According to the latest statistics, 2015 has so far been a big year for the purchase of live Christmas trees. This is interesting data given the fact that more and more people are turning to artificial trees for their holiday decor. Yes, I’ve been tempted, but I still prefer the smell and touch of a live tree. To me, there is nothing like the deep earthy aroma of a fresh Douglas fir to liven up my holidays.
The National Christmas Tree Association (NCTA) reports that consumers consistently spend over one billion dollars each year on fresh, farm-grown Christmas trees. In 2014 that amounted to 26.3 million trees, compared to 13.9 million fake ones. Trees can be purchased from a growing variety of locations including garden centers, Choose & Cut farms, retail stores, nonprofit groups (such as Boy Scouts and churches) and now over the Internet.
I love when the first shipments begin arriving in my area. Something about their tightly wrapped forms, piled one atop another, fills me with anticipation.
Perhaps this is because I still remember vividly our local Choose & Cut farm. As a child, a trip to the Christmas tree farm was an experience like no other. My dad would pack my little sister and me in the car and off we’d go to the tree-cutting mecca. Our favorite farm was located out in the countryside of Chadds Ford, Pennsylvania.
I can still recall the crunch of gravel as we pulled up the drive. We always parked our car next to the shop with the hot cider. My dad would ceremoniously draw his vintage saw from the trunk and if we were lucky, there’d be snow as we made our way, single file, up the slope to the Christmas tree area.
Entering into the woods was like entering another world. I loved squinting up at the bared branches as they cut lines against the pale winter sky. As the smell of pine grew closer, we’d pick pinecones from the hundreds of brown specimens littering the ground. Finally, the Christmas trees would appear, dotted across the hillside.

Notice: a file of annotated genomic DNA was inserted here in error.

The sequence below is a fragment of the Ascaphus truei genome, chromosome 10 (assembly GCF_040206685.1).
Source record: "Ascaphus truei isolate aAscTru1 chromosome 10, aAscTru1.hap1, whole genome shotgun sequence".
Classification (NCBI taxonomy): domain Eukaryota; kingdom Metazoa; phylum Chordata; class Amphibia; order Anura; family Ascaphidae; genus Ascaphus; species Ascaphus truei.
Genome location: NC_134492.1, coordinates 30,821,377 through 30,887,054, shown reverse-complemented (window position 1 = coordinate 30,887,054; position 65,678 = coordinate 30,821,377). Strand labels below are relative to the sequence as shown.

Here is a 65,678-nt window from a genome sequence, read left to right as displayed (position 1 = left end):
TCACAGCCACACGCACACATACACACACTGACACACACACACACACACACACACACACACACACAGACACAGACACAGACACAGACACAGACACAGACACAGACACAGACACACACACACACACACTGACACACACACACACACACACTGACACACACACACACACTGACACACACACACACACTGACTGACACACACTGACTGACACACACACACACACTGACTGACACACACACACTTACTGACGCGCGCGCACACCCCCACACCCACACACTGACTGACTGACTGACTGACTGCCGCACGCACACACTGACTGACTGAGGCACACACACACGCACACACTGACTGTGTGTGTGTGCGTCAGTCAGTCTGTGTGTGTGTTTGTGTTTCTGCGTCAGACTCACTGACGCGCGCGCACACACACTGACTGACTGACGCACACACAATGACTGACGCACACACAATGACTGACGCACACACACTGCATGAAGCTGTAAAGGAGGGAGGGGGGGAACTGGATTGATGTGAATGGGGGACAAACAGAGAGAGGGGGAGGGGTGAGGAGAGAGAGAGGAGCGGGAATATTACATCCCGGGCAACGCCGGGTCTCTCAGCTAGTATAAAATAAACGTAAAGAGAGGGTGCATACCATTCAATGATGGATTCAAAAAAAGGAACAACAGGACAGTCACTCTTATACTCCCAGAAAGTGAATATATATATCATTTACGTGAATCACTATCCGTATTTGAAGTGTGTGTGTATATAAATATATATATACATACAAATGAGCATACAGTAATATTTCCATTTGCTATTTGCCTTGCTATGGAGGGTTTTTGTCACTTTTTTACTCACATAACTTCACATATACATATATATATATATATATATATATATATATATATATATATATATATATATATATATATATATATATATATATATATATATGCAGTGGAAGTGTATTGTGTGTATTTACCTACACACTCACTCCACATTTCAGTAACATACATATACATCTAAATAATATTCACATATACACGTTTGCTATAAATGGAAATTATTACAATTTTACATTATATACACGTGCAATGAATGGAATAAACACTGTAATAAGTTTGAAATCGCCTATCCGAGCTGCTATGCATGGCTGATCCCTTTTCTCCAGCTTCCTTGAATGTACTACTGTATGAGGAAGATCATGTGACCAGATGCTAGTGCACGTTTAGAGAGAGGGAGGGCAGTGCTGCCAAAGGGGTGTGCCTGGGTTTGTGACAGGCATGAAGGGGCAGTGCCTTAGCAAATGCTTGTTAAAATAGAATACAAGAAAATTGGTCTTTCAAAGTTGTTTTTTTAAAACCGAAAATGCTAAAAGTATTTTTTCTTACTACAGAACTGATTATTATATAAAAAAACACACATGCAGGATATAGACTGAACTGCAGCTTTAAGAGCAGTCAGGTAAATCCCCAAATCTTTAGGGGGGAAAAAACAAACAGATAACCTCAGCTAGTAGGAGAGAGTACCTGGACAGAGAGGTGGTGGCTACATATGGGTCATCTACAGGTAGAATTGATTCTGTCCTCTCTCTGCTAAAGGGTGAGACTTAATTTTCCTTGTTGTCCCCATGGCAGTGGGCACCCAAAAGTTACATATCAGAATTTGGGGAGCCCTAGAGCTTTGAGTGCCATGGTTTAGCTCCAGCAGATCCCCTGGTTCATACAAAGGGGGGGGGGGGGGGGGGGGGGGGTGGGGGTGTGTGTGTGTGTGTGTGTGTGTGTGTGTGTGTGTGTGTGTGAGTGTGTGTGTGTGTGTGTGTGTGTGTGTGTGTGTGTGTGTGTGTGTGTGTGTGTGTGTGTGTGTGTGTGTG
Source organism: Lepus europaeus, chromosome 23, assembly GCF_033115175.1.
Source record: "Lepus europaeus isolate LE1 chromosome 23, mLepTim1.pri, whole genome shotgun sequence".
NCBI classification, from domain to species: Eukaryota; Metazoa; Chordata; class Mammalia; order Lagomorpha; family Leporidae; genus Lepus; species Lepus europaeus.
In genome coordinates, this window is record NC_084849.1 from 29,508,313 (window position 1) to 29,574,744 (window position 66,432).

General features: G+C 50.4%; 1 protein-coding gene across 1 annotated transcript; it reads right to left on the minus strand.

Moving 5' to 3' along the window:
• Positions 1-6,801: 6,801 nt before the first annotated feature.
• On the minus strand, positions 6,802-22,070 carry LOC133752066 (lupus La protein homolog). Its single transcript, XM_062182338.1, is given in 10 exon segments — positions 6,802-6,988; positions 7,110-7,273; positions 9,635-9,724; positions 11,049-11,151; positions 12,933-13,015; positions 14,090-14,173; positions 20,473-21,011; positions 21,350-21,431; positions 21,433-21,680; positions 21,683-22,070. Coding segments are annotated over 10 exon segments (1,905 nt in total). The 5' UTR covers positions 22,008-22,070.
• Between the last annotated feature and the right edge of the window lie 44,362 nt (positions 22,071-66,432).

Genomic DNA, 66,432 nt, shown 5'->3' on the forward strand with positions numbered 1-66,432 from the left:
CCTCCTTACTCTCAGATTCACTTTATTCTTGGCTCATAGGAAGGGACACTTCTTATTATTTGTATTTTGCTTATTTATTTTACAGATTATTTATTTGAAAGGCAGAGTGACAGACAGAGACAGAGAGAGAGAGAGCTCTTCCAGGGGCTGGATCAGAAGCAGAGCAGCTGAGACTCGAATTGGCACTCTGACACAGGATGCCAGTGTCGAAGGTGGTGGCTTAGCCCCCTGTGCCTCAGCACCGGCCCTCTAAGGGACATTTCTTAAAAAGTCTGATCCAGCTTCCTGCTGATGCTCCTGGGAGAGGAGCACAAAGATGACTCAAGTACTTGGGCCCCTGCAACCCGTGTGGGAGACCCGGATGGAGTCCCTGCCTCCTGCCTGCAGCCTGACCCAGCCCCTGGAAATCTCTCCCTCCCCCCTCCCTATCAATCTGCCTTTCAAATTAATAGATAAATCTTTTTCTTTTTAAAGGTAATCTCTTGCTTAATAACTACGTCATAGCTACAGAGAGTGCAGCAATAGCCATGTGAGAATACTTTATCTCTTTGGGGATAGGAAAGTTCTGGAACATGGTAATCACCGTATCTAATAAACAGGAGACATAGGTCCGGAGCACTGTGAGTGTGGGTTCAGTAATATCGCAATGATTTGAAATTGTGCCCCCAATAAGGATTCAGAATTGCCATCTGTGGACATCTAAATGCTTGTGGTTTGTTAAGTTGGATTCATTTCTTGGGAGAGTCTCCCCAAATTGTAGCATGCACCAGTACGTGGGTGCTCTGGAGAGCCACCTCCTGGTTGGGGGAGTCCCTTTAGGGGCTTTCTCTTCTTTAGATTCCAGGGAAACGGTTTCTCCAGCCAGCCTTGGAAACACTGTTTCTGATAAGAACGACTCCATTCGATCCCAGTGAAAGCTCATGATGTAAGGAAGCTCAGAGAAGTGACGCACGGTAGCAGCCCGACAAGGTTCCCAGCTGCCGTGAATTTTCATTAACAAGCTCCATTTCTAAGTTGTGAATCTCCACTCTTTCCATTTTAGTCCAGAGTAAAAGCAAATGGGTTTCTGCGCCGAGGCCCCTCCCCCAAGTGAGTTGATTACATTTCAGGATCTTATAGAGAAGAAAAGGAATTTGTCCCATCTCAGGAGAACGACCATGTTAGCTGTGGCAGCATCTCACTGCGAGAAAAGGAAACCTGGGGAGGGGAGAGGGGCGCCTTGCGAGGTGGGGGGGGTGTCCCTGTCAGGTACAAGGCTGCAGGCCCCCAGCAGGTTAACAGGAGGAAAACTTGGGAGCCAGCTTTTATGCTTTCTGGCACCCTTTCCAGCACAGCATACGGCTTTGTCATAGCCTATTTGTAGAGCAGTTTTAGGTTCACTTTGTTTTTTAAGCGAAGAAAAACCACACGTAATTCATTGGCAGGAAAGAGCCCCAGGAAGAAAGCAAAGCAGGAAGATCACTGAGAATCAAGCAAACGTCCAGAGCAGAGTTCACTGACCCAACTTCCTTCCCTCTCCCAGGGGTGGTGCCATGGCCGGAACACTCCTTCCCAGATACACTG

The time taken to select the tree was usually determined by how cold my sister and I were when we arrived. Soon, we’d be squatting on the ground inspecting the tree trunk, holding up a branch or two as our dad sawed away. We’d drag (well, really dad would drag) the tree back down the hill and tie it to the car. And that’s pretty much how things would go.
This year is a particularly busy one for cut trees due to a variety of factors. Many tree lots are feeling the pressure of higher demand based on simple supply-side economics. According to the U.S. Department of Agriculture (USDA), the total amount of acreage in the U.S. devoted to tree production actually declined over the past decade (about 31% from 2002 to 2012), followed by a decrease in the number of Christmas tree sellers.
The decrease was caused in part by an oversupply, coupled with the effects of the 2008-2009 recession. Since it takes six to 10 years to harvest trees (ranging in height from 4 to 8 feet), many tree farmers switched to producing other crops over the past few years. And since they were already stockpiling trees, they planted fewer ones.
Now, recent reports indicate that with fewer trees available and increasing demand, some area sellers are beginning to feel a Christmas tree squeeze; one that may translate to higher prices in the future. We’ll just have to wait and see.
Although I’ve considered purchasing a fake one, each year I find myself back at the local nursery running my fingers along the pungent rows of trees and inhaling their deep forest scent. I no longer drag the tree down the hill (the guys load it on my car), but my girls help me drag it in to the house and place it on its stand. Suddenly my winter home takes on a whole new demeanor.
We string the lights and illuminate the tree and a soft note quietly permeates our home. I smile as I watch my children decorate, lovingly unwrapping each ornament before they hang it on the tree.
Wishing you all a very Merry Christmas and Happy Holidays. May the New Year bring you all good things.